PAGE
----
On this account, the primate can be said to perceive the red strawberry as nutritious, not as a strawberry. Notice how this is starkly different from the representationalist interpretation. For the representationalist, the primate’s perception of the strawberry is cashed out in terms of how accurately the internal representation is in comparison to the objective features of the strawberry. If the primate represents the strawberry as being red, and the strawberry really is red, then the primate’s perception of the strawberry is said to be “accurate”, and thus successful. It is then said that the brain consults the representation when forming its intentions to act. Orthodox visual theory is thus committed to what some philosophers have called the sense-represent-planact model. The primate receives proximal sense-data, tries to form an accurate representation of distal stimulus, consults the representation to form a plan, and then executes a motor command to pluck the strawberry and bring it into its mouth.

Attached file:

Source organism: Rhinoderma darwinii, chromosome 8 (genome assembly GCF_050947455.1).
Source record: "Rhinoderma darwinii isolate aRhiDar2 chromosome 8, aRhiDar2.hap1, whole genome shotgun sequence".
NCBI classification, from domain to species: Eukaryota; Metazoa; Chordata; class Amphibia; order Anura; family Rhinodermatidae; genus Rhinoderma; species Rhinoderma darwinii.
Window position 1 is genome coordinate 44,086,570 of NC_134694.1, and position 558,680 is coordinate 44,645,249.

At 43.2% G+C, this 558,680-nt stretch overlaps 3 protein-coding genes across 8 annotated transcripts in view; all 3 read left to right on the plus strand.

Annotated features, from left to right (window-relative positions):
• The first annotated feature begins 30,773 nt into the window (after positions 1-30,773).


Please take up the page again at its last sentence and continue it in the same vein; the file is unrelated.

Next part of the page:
On my interpretation, we can eliminate the “represent” and “plan” stages and replace it with a sensorimotor model. On this account, the task of the brain is to discriminate the meaningful information already in the environment by attending to it. Neurally speaking, the discrimination supervenes upon the neural patterns of activity. So how is this different from the representationalist story? Because unlike Burge, I think the behavioral nature of discriminatory perception is actually a plus, not a downside (and of course, behavioral explanations are a kind of psychological explanation unless we beg the question against behaviorism). So we shouldn’t expect visual neuroscience to engage in representational theorization when the proper explanatory level of description is behavioral, not representational. I have never seen a representational theory that avoided the homunculus problem without merely collapsing into descriptions of the behavior of  neurons.